The influence of father involvement on child welfare permanency outcomes: A secondary data analysis

UNCG Author/Contributor (non-UNCG co-authors, if there are any, appear on document)
Tanya M. Coakley, Professor (Creator)
The University of North Carolina at Greensboro (UNCG )
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Abstract: Children have a higher risk for poor psychosocial outcomes when their fathers are absent or uninvolved. These children are more likely to live in poverty, drop out of school, and engage in risky behaviors like using alcohol, tobacco, and illicit drugs. Only 54% of nearly a half million children in foster care had contact with their fathers in the past year compared to 72% of children from the general population. Data on the involvement of fathers whose children are in out-of-home placements are scarce and child welfare agency efforts to involve fathers and children's permanency outcomes also are not well documented.This present study entails a secondary data analysis of 60 foster care case records to assess the influence of father involvement on children's permanency outcomes. The findings indicate that when fathers are involved their children have shorter lengths of stay in foster care and they are more likely to be reunited with birth parents or placed with relatives after foster care than in non-relative placements. This study contributes to the emerging research on father involvement and explores agency practices that might account for long-term and non-relative out-of-home placements. Implications for child welfare practice, policy, and research are discussed.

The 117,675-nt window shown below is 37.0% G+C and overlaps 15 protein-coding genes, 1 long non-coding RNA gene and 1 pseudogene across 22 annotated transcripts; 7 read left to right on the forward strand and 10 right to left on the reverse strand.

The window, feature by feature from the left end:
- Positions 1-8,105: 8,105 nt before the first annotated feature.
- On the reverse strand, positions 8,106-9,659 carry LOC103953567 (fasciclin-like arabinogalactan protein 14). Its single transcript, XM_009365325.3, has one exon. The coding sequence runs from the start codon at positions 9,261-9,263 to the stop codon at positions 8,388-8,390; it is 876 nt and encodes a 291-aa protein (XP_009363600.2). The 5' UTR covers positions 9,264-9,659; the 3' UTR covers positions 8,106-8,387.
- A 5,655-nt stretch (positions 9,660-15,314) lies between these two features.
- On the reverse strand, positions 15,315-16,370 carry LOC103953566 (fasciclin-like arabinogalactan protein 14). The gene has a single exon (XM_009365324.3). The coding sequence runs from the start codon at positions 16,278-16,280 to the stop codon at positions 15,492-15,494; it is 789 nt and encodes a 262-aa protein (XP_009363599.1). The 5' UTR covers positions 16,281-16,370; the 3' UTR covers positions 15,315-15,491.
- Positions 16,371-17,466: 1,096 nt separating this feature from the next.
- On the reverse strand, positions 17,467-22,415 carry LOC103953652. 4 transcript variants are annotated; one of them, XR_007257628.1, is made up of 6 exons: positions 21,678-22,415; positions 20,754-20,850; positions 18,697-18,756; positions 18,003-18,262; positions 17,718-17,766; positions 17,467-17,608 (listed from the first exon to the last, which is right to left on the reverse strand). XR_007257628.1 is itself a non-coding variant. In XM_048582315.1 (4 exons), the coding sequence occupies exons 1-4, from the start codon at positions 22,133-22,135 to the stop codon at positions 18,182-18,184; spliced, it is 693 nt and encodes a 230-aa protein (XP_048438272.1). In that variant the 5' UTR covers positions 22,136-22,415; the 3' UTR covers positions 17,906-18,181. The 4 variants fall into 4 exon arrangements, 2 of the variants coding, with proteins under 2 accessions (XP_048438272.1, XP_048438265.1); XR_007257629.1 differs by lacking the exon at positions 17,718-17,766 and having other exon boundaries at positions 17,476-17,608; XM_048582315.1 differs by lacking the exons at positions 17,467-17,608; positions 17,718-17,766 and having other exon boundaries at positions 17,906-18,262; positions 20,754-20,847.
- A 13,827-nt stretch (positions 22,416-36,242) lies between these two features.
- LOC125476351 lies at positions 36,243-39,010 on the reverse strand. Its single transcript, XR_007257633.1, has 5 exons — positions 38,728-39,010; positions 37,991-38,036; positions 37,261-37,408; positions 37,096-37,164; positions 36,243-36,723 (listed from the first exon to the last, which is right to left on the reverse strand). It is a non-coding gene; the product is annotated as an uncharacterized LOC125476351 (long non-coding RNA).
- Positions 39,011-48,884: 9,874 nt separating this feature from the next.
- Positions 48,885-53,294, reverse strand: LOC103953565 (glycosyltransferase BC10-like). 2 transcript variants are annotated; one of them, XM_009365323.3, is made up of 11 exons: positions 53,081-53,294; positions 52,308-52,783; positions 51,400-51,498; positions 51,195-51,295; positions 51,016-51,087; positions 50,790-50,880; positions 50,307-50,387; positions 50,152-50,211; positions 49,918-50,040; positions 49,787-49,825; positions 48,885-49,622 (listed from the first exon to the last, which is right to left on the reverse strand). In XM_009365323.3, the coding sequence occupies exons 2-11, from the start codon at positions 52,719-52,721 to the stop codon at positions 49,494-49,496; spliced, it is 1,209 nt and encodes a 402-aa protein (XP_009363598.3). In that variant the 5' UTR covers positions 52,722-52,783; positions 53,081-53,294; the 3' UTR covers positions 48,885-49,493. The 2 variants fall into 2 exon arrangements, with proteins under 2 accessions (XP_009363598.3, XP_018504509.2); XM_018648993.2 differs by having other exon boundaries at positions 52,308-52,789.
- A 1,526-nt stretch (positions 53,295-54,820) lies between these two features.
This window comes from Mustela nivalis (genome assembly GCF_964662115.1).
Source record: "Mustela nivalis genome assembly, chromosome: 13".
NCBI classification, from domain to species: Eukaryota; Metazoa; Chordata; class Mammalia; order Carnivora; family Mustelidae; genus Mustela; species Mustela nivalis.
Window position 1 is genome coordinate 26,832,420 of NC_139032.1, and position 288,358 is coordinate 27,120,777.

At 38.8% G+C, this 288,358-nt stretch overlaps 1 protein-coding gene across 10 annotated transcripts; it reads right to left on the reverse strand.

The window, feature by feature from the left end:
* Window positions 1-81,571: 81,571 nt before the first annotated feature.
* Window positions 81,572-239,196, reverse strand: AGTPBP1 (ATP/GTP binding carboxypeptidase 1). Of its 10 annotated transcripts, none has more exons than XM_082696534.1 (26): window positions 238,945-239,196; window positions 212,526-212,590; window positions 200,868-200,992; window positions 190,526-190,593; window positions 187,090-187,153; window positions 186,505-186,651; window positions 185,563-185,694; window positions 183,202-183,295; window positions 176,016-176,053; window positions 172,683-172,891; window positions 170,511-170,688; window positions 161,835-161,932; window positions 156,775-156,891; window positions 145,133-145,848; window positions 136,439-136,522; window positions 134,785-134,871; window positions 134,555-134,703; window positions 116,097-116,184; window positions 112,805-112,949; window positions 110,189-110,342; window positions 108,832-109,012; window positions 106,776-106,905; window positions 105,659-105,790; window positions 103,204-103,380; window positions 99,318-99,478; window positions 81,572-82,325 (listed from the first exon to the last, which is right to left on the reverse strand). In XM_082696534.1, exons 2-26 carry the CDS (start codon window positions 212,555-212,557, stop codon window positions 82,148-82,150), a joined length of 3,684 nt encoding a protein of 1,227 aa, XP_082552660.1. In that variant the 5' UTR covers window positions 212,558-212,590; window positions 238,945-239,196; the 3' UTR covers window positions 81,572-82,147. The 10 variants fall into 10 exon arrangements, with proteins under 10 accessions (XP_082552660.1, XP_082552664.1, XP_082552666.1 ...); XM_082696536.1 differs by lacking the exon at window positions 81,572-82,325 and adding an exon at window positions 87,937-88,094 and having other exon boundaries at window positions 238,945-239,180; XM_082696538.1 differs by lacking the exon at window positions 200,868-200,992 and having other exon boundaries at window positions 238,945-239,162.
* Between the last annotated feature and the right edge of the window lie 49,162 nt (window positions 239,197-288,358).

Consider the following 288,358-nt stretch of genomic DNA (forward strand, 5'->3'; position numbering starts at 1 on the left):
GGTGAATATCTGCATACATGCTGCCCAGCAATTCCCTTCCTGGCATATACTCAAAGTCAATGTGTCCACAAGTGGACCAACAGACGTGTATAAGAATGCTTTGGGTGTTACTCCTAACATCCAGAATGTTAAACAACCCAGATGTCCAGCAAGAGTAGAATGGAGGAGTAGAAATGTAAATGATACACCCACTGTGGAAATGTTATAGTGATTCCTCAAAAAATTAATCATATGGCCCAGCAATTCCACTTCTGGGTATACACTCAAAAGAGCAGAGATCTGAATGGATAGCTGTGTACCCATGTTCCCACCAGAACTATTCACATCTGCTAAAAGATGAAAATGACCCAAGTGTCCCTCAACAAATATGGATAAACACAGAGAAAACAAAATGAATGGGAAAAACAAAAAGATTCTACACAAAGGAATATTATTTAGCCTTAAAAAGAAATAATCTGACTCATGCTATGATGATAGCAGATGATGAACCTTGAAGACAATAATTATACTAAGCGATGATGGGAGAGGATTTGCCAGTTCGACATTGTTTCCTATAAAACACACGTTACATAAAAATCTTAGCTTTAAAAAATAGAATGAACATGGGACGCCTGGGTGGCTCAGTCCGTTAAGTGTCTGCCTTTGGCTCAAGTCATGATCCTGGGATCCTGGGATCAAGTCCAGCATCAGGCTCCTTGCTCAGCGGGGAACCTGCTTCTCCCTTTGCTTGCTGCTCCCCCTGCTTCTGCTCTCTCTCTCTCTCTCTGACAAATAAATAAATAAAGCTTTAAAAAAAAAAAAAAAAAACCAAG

Additional Information

Children and Youth Services Review, 35(1) 174-182
Language: English
Date: 2013
Father involvement, Father engagement, Child welfare barriers

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